3. allowing transactions to be called in for examination for a period of five years after the transaction has closed; and
  4. retrospectively applying to transactions dating back to 12th November 2020.

These changes are controversial and the Government’s own impact assessment estimates that it will increase the number of transactions scrutinised from a handful over the last few years to over a thousand each year with around one hundred being subject to a full national security assessment. There have been calls for greater clarity as to what is intended amidst fears that the decision making will be highly politicised and parties will seek to have transactions referred to undermine competitors. Despite this, the Act was not subject to significant amendment during its passage through Parliament.

The decision maker will be the Secretary of State for Business, Energy and Industrial Strategy, who will be supported by a 100-person strong Investment Security Unit. The Act allows for three outcomes –

  1. approval;
  2. approval subject to conditions to prevent or mitigate any national security risks; and
  3. prohibition (or ordering the transaction to be unwound if already implemented).

The Secretary of State will be able to impose a range of remedies if necessary and proportionate to mitigate national security risks.

Challenging the Secretary of State

A party can challenge the decision of the Secretary of State through a judicial review in the High Court (section 49) albeit under a very tight timeline of twenty-eight days from the day after the day on which the grounds to make the claim first arose, subject to the Court granting an extension if it considers exceptional circumstances apply. It is this part of the Act where you might expect to see reference to CMPs if a bespoke scheme was going to be implemented. For instance, sections 67-68 of the Counter Terrorism Act 2008 provide for a CMP and appointment of a SA in relation to challenges to the imposition of financial restrictions and it has its own part in the CPR, Part 79. The same approach was taken in respect of TPIMs.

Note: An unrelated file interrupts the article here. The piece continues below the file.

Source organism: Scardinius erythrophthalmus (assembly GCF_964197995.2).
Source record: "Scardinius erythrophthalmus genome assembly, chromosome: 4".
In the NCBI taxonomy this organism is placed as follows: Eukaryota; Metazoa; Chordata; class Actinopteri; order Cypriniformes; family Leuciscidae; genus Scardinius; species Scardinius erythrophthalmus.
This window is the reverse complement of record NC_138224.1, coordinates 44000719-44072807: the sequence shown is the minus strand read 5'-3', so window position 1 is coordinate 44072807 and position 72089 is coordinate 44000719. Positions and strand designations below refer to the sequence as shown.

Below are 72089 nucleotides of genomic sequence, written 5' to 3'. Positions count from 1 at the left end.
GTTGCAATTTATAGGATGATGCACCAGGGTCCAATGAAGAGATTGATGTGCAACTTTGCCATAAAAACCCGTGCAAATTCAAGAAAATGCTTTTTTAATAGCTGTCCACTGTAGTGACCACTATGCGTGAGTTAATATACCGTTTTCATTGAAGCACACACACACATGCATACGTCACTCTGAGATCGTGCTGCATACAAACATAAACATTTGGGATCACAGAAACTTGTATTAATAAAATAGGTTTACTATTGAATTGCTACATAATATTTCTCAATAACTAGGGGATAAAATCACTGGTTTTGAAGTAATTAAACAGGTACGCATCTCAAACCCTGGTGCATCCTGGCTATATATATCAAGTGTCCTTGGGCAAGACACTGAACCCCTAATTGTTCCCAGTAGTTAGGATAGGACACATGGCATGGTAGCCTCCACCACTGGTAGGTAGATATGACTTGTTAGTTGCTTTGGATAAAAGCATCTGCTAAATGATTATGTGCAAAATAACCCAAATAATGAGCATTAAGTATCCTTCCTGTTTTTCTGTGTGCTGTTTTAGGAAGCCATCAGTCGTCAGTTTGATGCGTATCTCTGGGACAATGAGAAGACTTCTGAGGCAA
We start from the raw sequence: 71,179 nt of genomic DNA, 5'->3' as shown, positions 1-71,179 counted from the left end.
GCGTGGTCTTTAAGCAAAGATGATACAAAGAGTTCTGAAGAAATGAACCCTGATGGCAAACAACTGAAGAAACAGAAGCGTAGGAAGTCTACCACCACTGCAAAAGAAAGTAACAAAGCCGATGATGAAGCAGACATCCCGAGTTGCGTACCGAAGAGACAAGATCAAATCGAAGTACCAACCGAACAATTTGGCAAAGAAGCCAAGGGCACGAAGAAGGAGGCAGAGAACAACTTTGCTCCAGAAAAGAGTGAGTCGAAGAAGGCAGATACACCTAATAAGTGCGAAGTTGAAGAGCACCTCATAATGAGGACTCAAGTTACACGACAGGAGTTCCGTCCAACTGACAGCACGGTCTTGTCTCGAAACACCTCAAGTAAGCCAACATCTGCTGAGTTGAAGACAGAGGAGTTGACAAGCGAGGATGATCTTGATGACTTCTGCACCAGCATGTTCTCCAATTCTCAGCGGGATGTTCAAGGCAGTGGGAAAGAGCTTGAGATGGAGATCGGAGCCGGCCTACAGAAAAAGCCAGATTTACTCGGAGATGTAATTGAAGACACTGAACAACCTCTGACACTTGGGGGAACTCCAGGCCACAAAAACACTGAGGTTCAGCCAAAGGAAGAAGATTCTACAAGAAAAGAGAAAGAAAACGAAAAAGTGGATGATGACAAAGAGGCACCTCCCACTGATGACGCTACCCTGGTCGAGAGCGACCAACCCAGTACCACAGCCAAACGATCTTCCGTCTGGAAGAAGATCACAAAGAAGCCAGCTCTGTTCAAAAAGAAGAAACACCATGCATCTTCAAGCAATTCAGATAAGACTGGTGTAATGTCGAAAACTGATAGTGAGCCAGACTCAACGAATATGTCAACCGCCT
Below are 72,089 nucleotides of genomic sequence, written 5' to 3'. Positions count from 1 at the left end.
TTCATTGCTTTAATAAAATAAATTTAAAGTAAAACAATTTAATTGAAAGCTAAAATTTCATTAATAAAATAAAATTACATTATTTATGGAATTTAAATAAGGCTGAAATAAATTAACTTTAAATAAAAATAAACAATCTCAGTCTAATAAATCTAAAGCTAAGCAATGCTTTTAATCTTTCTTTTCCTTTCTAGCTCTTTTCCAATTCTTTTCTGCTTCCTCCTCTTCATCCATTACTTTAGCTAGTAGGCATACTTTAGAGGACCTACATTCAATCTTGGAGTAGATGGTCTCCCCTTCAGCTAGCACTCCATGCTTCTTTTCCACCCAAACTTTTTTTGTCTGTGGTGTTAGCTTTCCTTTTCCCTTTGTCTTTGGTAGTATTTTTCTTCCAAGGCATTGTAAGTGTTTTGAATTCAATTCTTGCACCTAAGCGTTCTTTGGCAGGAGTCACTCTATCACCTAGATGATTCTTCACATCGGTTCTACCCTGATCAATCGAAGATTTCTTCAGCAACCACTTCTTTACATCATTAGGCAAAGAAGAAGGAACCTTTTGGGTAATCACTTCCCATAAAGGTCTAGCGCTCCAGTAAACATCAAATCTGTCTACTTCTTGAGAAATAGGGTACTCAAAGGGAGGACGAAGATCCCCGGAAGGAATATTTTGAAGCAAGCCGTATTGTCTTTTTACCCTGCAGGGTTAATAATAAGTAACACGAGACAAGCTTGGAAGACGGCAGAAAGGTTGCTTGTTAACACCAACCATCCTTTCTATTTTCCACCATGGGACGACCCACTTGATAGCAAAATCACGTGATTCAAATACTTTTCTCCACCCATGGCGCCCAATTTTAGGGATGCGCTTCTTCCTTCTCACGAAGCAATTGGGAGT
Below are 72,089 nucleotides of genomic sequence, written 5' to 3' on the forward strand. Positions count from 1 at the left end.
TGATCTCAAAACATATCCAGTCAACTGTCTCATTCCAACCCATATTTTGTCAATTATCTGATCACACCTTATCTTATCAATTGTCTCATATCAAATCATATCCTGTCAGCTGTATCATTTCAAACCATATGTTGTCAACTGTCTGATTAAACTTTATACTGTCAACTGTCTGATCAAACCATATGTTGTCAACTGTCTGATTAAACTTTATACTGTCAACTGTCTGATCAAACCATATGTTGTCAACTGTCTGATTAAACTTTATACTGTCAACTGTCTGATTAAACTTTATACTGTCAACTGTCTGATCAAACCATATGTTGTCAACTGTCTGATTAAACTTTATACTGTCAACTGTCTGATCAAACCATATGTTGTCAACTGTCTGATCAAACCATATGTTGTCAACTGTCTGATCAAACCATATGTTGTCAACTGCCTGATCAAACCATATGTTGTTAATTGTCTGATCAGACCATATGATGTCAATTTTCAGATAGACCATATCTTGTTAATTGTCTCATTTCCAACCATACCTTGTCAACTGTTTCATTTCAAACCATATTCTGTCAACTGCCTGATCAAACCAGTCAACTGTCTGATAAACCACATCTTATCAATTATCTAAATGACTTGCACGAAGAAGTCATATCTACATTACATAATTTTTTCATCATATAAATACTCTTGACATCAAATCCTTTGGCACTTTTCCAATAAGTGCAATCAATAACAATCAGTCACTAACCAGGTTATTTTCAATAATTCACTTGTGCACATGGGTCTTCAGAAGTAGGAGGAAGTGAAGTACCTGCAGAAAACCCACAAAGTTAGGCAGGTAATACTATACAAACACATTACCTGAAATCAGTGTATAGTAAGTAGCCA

However, just because the Act does not refer to CMPs or SAs does not mean that the Government will have backtracked on such an approach, especially given the aim and contents of the Act. Following Al Rawi v Secuirty Service [2011] UKSC 34 the Government passed the Justice and Security Act 2013 (JSA) to put what had then been known as the non-statutory use of CMPs on to a formal basis. Section 6 of the JSA allows any party to proceedings or the Court to apply for a CMP. It is via section 6 that CMPs in most civil and judicial review proceedings occur and all the indications are that at the moment it will be section 6 that will be used if a CMP is needed as a result of proceedings arising from section 49 of the Act.

Does it make any difference that such proceedings will be via section 6 rather than a bespoke regime? From a practical perspective possibly as far as speed is concerned. CMPs are notoriously slow and that is problematic in the business environment and can be seen by section 49 requiring a claim to be filed within 28 days rather than the normal 3 months allowed in judicial review.

It will be interesting to see whether any detail in respect of the use of CMPs and section 49 is addressed by rules or guidance as we get closer to the Act coming into force later in the year.

About Martin Goudie

Martin Goudie QC was appointed to the Attorney General’s Panel of Special Advocates in 2005. He has acted in a wide variety of CMPs including for Bank Mellat during the cojoined commercial and administrative Court proceedings arising from the imposition of financial restrictions on the Bank by HM Treasury due to the Bank’s alleged connection to the Iranian nuclear programme. He has also acted for interested parties during the planning development consent hearings into the £4.1 billion Thames Tideway Tunnel project. 

Martin Goudie QC.